An assessment of the impact of food access on children on the nutrition supplementation programme to combat protein-energy malnutrition.
Tshabalala, Zanele Prudence.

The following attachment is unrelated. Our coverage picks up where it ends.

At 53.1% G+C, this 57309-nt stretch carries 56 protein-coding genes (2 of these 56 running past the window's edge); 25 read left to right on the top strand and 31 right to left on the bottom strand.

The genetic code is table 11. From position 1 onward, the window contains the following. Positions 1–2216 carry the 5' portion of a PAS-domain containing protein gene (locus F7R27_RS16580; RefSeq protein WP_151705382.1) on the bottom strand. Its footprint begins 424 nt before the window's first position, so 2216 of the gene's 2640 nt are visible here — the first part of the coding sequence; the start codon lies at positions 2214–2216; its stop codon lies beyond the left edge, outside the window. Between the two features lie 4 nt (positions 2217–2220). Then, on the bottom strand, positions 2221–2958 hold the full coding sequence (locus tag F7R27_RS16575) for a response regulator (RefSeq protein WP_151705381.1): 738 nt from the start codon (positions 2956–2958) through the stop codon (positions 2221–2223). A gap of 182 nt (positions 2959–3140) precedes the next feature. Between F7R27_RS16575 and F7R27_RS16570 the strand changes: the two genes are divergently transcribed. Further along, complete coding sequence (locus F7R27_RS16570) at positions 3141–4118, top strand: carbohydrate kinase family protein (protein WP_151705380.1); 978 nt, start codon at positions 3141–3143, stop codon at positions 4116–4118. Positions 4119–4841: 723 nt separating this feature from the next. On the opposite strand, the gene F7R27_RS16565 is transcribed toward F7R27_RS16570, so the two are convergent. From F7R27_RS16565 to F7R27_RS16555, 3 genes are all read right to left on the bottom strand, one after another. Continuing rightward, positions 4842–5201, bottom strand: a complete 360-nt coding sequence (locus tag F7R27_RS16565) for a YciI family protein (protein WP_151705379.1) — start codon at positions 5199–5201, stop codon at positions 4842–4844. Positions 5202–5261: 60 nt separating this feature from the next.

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There is an increasing prevalence of food insecurity in South African households, especially in poverty stricken communities. Evidence suggests that children living in households that are food insecure will be subject to undesirable consequences, including poor quality diets and poor health outcomes, resulting in protein-energy malnutrition. Food insecurity, which is often perceived to be the same as food insufficiency, is one of the many underlying causes of malnutrition. Nevertheless, food and nutritional security seem to be a challenge not only in South Africa but in the world at large. The challenge is further exacerbated by the absence of proper tools to measure food insecurity and food insufficiency. In trying to address the two situations, the government developed a Nutrition Supplementation Programme (NSP). The impact of food access (food security) on children registered in the NSP was investigated together with the relationship between nutrition and food security. A mixed methodology was used to collect data including a questionnaire, focus group discussions, anthropometry and key informant interviews. The questionnaire included demographic information, child food insecurity access scale (CFIAS), household food insecurity access scale (HFIAS), household dietary diversity score (HDDS), months of adequate household food provisioning (MAHFP) and a 24-hour recall. The majority (71%) of children and households (52%) were food secure. Energy foods were the main type of food consumed by children compared to other types of food. The top five most consumed food types in the households were cereals (98%), fats and oil (91%), sugar (89%), vegetables (86%) and (86%) spices. The findings showed that more children in the age group from 7-24 months were severely wasted than in any of the other age groups but this age group also contained the highest number of children that had normal weight-for-height. Sixty three percent of children had normal weight-for-height, 29% were severely wasted and 8% were overweight and/or obese. It was found that the NSP is only partially effective in that it only addresses acute malnutrition (wasting) and does not have strategies in place to prevent its recipient’s from relapsing after their six month period on the programme. The programme has more threats, weaknesses, and challenges than opportunities and strengths. It managed to correct the nutritional status of 63% (n= 86) of children who were part of this study. The findings of this study further prove that there is no association between food access (FA) and nutritional security (NS), meaning that food security does not automatically translate to nutritional security. The study also showed that using multiple tools in combination with measuring FS and NS was advantageous as it counterbalanced the deficiencies of a single tool, thereby allowing multiple perspectives to be extracted from the results. The study therefore recommends that the drivers, risks and the interventions put in place to alleviate food and nutritional security should be carefully investigated. To gain a better understanding of food and nutritional security and their complexities will require further research. Linkages with other government departments such as; Department of Social Development, Department of Home Affairs and Department of Agriculture should be revived and strengthened since there are a variety of causes of malnutrition. Finally, there is an opportunity to develop new and improved measurements of food security. When researchers develop new or improve existing tools, they need to consider the fact that food security is complex with many factors influencing it.
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